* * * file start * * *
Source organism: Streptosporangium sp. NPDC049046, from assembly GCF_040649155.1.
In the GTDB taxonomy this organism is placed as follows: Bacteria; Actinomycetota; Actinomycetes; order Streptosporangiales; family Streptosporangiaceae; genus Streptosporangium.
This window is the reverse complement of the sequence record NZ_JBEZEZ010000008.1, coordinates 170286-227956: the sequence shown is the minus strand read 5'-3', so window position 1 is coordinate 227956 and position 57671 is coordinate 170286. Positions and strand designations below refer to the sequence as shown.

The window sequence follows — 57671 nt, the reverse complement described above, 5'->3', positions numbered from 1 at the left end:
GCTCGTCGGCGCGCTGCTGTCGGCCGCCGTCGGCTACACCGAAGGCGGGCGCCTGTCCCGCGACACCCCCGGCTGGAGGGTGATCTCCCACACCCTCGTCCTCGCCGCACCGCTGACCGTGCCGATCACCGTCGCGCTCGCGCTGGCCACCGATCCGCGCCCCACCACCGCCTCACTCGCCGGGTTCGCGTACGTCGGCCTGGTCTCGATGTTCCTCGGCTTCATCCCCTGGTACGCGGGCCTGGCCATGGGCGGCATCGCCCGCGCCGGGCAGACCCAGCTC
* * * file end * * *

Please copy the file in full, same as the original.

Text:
Source organism: Streptosporangium sp. NPDC049046, from assembly GCF_040649155.1.
In the GTDB taxonomy this organism is placed as follows: Bacteria; Actinomycetota; Actinomycetes; order Streptosporangiales; family Streptosporangiaceae; genus Streptosporangium.
This window is the reverse complement of the sequence record NZ_JBEZEZ010000008.1, coordinates 170286-227956: the sequence shown is the minus strand read 5'-3', so window position 1 is coordinate 227956 and position 57671 is coordinate 170286. Positions and strand designations below refer to the sequence as shown.

The window sequence follows — 57671 nt, the reverse complement described above, 5'->3', positions numbered from 1 at the left end:
GCTCGTCGGCGCGCTGCTGTCGGCCGCCGTCGGCTACACCGAAGGCGGGCGCCTGTCCCGCGACACCCCCGGCTGGAGGGTGATCTCCCACACCCTCGTCCTCGCCGCACCGCTGACCGTGCCGATCACCGTCGCGCTCGCGCTGGCCACCGATCCGCGCCCCACCACCGCCTCACTCGCCGGGTTCGCGTACGTCGGCCTGGTCTCGATGTTCCTCGGCTTCATCCCCTGGTACGCGGGCCTGGCCATGGGCGGCATCGCCCGCGCCGGGCAGACCCAGCTC